Recent accident a painful reminder
Crosswalk safety can only improve through concerted effort by all
Royal Purple staff
Issue date: 10/21/09 Section: Opinion
Media Credit: Seth Anderson
A Whitewater Common Council nightmare has been realized: another pedestrian was struck by a car while crossing at Cottage and Main Street, one of the intersections between Prairie Street and Prince Street uncontrolled by a traffic signal.
Fortunately for 28-year-old Laura Rogers of Fort Atkinson, the injuries she sustained following the collision and subsequent 10-foot journey through the air on Oct. 14 did not take her life; the contusions on her knee and face will heal.
Mike Chaloupka, who was hit while crossing the intersection at Whiton and Main Street in his wheelchair on Aug. 26, 2008, did not survive.
Chaloupka's death sounded the alarm bell that caught the attention of city and campus officials.
It became clear the "trombone arms," which are essentially flashing pedestrian crossing signs on a boom at these intersections, were not enough.
They were probably right. Even when activated, the flashing lights on the trombone arms are merely an advisery that pedestrians might be present-the lighted signs by themselves don't compel drivers to stop.
Meeting after meeting, month after month, an indecisive, sometimes combative Common Council argued over solutions ranging from a giant walking bridge to a proposed jaywalking ordinance before finally settling on the installation of a $125,000 traffic light at the intersection of Whiton Street and Main Street.
This was an obvious step in the right direction. A traffic light leaves no doubt to who has the right of way.
It also slows traffic flow down. This is good, considering excessive speed is the number one reason why pedestrian-vehicle accidents occur according to Whitewater Police Department Chief James Coan.
Unfortunately, all this wrangling to keep students safe diverts attention from another element that really needs to change: driving habits.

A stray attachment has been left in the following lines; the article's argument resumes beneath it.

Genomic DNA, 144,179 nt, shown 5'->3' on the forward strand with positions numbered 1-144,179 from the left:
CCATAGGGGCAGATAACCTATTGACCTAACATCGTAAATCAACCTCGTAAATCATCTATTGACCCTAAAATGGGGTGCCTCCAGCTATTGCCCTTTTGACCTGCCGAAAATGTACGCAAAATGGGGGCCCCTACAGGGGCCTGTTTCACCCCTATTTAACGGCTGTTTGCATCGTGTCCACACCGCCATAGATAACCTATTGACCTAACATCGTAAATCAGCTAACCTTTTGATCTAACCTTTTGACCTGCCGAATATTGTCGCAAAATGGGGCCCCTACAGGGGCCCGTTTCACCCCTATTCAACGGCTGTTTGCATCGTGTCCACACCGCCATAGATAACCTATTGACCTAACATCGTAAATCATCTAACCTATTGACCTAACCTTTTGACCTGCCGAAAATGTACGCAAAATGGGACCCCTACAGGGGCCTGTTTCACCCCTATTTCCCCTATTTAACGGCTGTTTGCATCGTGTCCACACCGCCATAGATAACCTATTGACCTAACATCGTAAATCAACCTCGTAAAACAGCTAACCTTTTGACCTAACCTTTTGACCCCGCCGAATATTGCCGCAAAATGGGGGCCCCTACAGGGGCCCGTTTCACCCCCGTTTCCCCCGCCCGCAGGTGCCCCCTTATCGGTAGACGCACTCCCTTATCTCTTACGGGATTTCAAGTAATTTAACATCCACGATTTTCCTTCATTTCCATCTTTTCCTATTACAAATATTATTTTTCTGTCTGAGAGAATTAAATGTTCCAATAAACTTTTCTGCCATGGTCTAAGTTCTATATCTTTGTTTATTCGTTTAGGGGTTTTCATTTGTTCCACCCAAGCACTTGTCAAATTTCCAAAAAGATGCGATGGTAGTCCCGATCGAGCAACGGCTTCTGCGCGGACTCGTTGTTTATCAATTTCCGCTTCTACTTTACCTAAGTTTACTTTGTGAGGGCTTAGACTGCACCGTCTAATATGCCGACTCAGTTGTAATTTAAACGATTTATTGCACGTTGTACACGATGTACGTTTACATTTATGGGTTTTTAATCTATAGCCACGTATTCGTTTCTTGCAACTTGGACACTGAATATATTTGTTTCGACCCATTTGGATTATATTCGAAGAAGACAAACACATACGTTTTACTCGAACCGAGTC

It's simple. There are two people in this type of accident, the driver and the pedestrian. Both are trying to get somewhere using the same space.
However, the driver is the one in control of a potentially lethal weapon. Furthermore, to walk in a public place is a very basic human right, whereas operating a car is a privilege and responsibility.
In light of this, there are very few instances where a driver isn't at fault for striking a pedestrian.
Even in a downtown Whitewater full of drunken bar-goers, the burdgen rests heavily on drivers to observe what's going on along the side of the road and slow down in the presence of pedestrians.
To be sure, the installation of a traffic light will make it much safer for students to cross, so driving habits aren't the only thing that needed changing. It also doesn't mean those on foot shouldn't look both ways before crossing the street-ultimately it's everyone's responsibility to keep the community safe.
It also means there are other actions officials can take to improve the situation while we wait for the traffic light.
This includes, if necessary, increased police presence. In the immediate wake of Chaloupka's death, city and campus police made themselves visible as a reminder to pay attention and assist in safe crossings. This should continue.
It should also include a crackdown on speed limit compliance, a.k.a. more speeding tickets. While many like to complain about speed traps, the fact of the matter is speeding is illegal for a reason. This is especially true in a city full of pedestrians, where there is absolutely no reason to be driving fast.
So take it easy, pay attention and walkers-look up from your iPod every once and awhile. By playing by the rules and using common sense everyone can do their part to make Whitewater a safer place.